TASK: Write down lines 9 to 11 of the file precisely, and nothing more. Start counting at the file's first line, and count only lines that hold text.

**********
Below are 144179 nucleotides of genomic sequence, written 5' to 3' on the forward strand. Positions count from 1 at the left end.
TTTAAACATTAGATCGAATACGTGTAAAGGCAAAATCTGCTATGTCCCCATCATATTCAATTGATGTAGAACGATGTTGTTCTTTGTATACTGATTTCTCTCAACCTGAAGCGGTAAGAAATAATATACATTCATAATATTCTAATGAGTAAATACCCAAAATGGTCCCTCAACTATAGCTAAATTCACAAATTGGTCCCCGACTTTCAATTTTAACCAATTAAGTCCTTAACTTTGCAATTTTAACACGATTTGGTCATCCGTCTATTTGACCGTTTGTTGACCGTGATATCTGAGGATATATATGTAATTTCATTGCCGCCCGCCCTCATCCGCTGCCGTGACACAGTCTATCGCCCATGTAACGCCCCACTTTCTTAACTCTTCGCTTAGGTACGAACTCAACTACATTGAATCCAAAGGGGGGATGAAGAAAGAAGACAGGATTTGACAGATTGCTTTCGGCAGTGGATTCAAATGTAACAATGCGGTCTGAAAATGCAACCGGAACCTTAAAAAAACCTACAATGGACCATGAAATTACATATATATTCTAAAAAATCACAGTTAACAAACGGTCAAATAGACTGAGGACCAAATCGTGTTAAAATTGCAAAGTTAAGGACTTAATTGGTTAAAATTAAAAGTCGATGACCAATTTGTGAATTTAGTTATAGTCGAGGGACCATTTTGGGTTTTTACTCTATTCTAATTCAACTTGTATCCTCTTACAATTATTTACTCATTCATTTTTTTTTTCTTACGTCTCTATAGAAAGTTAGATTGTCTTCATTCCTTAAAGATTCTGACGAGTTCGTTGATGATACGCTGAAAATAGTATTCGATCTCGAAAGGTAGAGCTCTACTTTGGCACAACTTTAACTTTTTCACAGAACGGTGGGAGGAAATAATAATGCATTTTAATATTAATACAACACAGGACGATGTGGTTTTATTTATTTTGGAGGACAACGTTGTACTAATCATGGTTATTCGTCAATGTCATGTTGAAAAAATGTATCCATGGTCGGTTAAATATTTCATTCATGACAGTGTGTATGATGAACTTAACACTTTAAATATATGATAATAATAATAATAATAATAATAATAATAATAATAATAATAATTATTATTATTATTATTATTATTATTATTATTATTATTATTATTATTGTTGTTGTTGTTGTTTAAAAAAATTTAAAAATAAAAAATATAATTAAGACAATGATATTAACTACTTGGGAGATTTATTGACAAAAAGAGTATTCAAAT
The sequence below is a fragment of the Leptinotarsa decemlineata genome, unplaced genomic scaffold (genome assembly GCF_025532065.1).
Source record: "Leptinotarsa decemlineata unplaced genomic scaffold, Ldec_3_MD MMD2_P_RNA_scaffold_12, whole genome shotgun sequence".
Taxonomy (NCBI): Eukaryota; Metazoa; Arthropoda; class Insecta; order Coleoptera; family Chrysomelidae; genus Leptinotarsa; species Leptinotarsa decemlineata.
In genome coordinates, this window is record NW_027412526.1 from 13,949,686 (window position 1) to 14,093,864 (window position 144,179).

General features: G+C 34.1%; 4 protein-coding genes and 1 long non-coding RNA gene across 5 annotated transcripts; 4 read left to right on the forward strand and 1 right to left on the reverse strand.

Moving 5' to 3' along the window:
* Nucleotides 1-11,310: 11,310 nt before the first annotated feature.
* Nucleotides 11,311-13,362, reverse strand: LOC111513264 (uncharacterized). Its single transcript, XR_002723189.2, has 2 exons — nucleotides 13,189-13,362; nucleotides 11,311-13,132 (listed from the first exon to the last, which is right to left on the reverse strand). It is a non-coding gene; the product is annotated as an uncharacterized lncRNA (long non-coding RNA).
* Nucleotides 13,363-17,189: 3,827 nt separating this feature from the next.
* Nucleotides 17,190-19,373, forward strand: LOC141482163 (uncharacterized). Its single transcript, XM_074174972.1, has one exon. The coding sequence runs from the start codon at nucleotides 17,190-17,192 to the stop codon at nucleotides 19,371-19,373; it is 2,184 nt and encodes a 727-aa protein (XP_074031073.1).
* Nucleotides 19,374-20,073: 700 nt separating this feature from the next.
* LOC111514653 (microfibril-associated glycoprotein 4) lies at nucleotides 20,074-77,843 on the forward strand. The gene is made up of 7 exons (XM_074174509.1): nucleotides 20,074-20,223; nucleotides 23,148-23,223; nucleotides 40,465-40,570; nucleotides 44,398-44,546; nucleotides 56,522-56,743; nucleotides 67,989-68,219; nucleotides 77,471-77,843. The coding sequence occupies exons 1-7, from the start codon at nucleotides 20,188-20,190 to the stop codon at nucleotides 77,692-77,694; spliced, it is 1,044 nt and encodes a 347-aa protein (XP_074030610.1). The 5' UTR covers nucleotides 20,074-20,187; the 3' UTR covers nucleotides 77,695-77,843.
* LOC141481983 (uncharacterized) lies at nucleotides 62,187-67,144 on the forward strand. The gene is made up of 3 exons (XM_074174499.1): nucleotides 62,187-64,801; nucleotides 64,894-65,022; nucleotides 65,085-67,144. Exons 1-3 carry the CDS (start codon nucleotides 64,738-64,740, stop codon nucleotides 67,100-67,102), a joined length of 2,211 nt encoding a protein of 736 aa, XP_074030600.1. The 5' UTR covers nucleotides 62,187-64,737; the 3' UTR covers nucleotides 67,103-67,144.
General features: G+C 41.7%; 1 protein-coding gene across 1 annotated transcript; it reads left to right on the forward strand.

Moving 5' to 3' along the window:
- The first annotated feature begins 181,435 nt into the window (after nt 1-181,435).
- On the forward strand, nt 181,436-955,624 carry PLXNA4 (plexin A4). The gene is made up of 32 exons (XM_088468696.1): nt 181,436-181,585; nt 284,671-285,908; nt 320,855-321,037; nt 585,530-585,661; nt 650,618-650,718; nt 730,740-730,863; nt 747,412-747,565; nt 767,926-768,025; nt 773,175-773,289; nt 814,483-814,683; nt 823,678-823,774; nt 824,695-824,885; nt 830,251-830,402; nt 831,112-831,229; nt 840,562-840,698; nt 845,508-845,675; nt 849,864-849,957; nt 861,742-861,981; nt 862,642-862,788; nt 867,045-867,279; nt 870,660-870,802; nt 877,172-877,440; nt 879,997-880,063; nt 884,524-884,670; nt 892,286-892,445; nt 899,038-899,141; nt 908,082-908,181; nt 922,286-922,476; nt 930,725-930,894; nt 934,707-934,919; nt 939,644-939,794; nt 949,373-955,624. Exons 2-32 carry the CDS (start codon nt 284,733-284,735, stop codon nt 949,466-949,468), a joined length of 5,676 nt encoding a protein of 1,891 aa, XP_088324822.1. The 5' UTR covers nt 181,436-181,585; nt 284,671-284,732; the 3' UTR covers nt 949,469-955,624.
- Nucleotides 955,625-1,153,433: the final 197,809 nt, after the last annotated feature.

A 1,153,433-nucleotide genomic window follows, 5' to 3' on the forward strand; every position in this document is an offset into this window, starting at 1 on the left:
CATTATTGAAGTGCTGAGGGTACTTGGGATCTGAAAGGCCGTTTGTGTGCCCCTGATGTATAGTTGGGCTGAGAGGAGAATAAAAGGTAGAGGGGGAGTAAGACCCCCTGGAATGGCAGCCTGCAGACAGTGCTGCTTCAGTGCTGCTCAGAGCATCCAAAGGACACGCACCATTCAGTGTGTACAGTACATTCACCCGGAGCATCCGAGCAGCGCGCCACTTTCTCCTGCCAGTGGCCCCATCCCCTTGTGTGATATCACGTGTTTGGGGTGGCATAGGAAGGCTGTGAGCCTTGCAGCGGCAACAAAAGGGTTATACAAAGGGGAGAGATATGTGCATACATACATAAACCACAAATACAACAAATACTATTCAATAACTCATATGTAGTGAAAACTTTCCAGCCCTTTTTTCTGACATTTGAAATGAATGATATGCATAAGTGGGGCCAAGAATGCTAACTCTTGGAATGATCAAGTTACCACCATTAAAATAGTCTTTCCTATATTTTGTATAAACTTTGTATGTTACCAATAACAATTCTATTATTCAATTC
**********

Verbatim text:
* Nucleotides 1-11,310: 11,310 nt before the first annotated feature.
* Nucleotides 11,311-13,362, reverse strand: LOC111513264 (uncharacterized). Its single transcript, XR_002723189.2, has 2 exons — nucleotides 13,189-13,362; nucleotides 11,311-13,132 (listed from the first exon to the last, which is right to left on the reverse strand). It is a non-coding gene; the product is annotated as an uncharacterized lncRNA (long non-coding RNA).
* Nucleotides 13,363-17,189: 3,827 nt separating this feature from the next.